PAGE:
• Clinical science
  • Clinician

Gastrointestinal perforation (Bowel perforation)


Gastrointestinal perforation is a full-thickness loss of bowel wall integrity that results in perforation peritonitis. Perforation of a duodenal ulcer is the most common cause of perforation peritonitis. Patients typically present with an acute onset of severe abdominal pain associated with nausea, vomiting, and fever. Signs of peritoneal irritation are evident on examination and include decreased bowel sounds and diffuse or localized abdominal guarding and rebound tenderness. Abdominal CT abdomen with IV contrast is the preferred imaging modality to confirm the presence of free air within the peritoneal cavity (pneumoperitoneum) and localize the site of the perforated viscus. Most patients will require an emergency exploratory laparotomy. Patients with evidence of a well-contained perforation (e.g., a small localized appendicular or diverticular perforation) and no signs of sepsis may be given a trial of conservative management with antibiotics, bowel rest, close monitoring of vital signs, and serial abdominal examination. The prognosis depends on the etiology, degree of intra-abdominal contamination, and other comorbidities.

See also esophageal perforation.


Clinical features

Bowel perforation is a surgical emergency. In some cases, clinical features alone are sufficient to warrant emergency explorative laparotomy.


Laboratory analysis

Imaging [5][6]

  • First line: CT abdomen and pelvis with IV contrast (most sensitive)
    • Indications: acute non-localized abdominal pain
    • Findings
  • Alternative imaging modalities
    • X-ray of the abdomen ; (upright and supine) and chest (upright)
      • Indications: Consider in patients with contraindications to IV contrast.
      • Findings: free intraperitoneal air (pneumoperitoneum) under the diaphragm; and/or between liver and lateral abdominal wall :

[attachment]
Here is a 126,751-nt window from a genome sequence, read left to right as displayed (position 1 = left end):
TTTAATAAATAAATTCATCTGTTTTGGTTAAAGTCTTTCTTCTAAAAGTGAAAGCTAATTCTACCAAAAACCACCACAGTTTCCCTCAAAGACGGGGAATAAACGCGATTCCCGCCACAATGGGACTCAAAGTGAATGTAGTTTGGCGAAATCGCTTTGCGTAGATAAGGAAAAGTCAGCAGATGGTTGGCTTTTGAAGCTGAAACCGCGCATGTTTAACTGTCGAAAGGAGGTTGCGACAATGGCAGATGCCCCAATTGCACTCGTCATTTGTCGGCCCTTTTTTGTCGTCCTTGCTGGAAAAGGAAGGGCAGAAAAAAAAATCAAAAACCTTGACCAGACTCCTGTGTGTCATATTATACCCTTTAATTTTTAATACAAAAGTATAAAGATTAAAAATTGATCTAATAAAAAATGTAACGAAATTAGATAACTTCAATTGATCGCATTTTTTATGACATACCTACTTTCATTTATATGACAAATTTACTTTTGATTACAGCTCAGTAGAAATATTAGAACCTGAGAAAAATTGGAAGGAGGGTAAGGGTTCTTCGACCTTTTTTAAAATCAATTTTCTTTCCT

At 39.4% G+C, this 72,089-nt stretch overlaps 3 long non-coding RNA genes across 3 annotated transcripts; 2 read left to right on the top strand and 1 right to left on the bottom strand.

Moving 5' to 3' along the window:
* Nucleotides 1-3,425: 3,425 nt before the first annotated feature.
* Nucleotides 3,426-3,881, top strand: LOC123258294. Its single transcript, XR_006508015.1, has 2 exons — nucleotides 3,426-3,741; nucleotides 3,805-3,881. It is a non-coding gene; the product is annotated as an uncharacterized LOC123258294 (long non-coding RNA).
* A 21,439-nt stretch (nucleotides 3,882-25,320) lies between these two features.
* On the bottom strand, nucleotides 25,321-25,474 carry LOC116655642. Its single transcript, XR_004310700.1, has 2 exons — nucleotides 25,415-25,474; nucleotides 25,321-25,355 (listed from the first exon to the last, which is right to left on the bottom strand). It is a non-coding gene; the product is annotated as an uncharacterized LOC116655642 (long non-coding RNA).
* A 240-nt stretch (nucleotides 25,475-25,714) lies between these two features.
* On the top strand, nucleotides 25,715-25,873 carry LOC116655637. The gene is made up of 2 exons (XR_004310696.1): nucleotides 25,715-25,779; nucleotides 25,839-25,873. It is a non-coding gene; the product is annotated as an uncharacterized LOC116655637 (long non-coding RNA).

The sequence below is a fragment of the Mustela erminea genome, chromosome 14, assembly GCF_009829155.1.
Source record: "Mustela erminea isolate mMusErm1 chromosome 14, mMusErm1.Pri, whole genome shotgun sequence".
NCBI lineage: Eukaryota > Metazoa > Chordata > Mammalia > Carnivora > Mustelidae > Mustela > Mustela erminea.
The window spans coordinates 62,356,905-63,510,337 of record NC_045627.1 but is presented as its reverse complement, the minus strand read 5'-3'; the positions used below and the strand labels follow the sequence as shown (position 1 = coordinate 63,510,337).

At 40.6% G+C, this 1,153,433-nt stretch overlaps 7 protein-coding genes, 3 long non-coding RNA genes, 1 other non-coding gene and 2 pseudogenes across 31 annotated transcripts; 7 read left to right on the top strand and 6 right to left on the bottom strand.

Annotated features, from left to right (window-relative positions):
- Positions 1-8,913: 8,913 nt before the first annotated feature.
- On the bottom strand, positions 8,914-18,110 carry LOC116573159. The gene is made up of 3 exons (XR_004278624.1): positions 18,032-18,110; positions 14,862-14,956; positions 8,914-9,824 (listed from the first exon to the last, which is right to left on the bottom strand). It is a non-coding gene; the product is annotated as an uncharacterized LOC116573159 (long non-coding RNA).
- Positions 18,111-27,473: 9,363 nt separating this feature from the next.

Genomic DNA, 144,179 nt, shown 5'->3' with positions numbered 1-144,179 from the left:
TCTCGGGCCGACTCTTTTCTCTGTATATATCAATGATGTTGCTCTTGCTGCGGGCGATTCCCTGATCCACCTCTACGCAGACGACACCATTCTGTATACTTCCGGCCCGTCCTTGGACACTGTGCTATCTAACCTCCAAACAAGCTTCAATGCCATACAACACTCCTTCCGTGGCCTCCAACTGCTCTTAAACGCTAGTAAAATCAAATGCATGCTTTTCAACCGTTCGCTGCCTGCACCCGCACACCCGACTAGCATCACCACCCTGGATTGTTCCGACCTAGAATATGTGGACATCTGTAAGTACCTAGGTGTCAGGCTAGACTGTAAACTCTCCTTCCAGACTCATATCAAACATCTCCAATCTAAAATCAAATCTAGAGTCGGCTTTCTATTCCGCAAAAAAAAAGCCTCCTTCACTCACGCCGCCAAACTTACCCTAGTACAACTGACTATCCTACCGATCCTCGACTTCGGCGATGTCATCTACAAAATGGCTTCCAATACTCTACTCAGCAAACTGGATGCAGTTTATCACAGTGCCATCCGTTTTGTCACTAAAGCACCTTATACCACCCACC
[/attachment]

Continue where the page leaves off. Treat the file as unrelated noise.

• Ultrasound abdomen
      • Indication: preferred in patients with contraindications to radiation exposure (e.g., pregnancy)
      • Findings: pneumoperitoneum, localized fluid collection, localized thickening of a bowel segment

IV contrast is preferred if bowel perforation is suspected. If oral contrast must be used, a water-soluble contrast agent is preferred.

Differential diagnoses

See “Differential diagnoses” in acute abdomen.

The differential diagnoses listed here are not exhaustive.


General principles

Supportive care

Ketorolac is contraindicated in patients with suspected bowel perforation.

Opioids are contraindicated in patients with suspected bowel obstruction.

Surgical management [8]

Most patients with GI tract perforation should be managed with urgent explorative laparotomy.

  • Indications:
    • Signs of generalized peritonitis
    • Signs of sepsis
  • Procedure: Exploratory laparotomy with midline incision is usually preferred.
    • Obtain peritoneal fluid for cultures.
    • Thorough peritoneal lavage with saline [9]
    • Closure of the perforation, if feasible
      • Primary closure with/without an omental pedicle
      • Resection of the perforated segment of bowel with primary anastomosis or temporary stoma creation
    • If perforated appendix identified: Perform an appendectomy.
    • If malignancy is identified (e.g., perforated colon cancer):
      • Consider curative resection.
      • Obtain intraoperative biopsies of the mass if resection is not possible.
    • Place peritoneal drains and close the abdomen.
  • Postoperative care
    • Continue bowel rest, IV fluids, and NG tube with suction until normal bowel function returns (see “conservative management” below).
    • Identify and treat the underlying condition. [10]

Conservative management [10][11]

Patients with only localized peritonitis and no signs of sepsis may be candidates for conservative (nonsurgical) management.

  • NPO, maintenance IV fluids, and IV PPI (see supportive care above)
  • IV broad-spectrum antibiotics: See “severe infection” in empiric antibiotic therapy for intra-abdominal infection
  • If imaging shows evidence of an abscess: Consider image-guided percutaneous drainage of abscess. [12]
  • Serial abdominal examination
  • Further management:
    • If there are clinical signs of improvement : Obtain an abdominal x-ray with water-soluble contrast to confirm that the perforation has sealed.
      • No leakage of contrast: Initiate enteral feeds and switch to oral antibiotics.
    • If there are clinical signs of deterioration : exploratory laparotomy

Acute management checklist


We list the most important complications. The selection is not exhaustive.

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last updated 06/11/2020
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